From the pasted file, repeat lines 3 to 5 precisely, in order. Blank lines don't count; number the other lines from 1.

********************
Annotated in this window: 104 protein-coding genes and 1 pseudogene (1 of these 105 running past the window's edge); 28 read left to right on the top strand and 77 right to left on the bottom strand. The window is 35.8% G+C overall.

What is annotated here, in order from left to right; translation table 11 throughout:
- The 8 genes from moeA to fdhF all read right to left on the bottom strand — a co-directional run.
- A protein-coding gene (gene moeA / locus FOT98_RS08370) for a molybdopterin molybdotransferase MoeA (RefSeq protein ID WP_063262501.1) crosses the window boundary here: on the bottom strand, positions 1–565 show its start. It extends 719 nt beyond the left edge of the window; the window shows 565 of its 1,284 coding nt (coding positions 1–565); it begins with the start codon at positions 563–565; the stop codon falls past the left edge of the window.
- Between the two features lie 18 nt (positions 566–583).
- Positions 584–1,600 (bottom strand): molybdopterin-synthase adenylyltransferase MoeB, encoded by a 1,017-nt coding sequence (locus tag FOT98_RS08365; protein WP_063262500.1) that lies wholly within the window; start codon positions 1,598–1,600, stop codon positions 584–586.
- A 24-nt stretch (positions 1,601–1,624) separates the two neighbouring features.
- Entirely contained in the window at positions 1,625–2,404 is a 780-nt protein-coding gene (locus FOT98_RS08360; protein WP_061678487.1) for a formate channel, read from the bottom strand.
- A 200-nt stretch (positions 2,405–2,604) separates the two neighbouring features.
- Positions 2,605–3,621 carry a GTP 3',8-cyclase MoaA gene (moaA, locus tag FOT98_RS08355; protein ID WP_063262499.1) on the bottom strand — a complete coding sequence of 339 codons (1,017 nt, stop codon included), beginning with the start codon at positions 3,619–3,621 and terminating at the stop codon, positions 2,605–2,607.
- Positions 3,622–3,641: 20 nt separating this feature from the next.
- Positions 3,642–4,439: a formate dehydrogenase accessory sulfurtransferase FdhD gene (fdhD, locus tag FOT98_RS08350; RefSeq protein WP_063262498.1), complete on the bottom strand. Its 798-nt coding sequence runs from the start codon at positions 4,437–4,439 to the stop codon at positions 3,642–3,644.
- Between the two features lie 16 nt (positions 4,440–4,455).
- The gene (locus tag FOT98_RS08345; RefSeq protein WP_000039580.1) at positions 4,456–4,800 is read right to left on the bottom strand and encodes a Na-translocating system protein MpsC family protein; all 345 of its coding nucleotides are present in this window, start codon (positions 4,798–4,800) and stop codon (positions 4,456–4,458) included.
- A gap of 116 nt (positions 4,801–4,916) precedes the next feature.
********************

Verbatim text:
- The 8 genes from moeA to fdhF all read right to left on the bottom strand — a co-directional run.
- A protein-coding gene (gene moeA / locus FOT98_RS08370) for a molybdopterin molybdotransferase MoeA (RefSeq protein ID WP_063262501.1) crosses the window boundary here: on the bottom strand, positions 1–565 show its start. It extends 719 nt beyond the left edge of the window; the window shows 565 of its 1,284 coding nt (coding positions 1–565); it begins with the start codon at positions 563–565; the stop codon falls past the left edge of the window.
- Between the two features lie 18 nt (positions 566–583).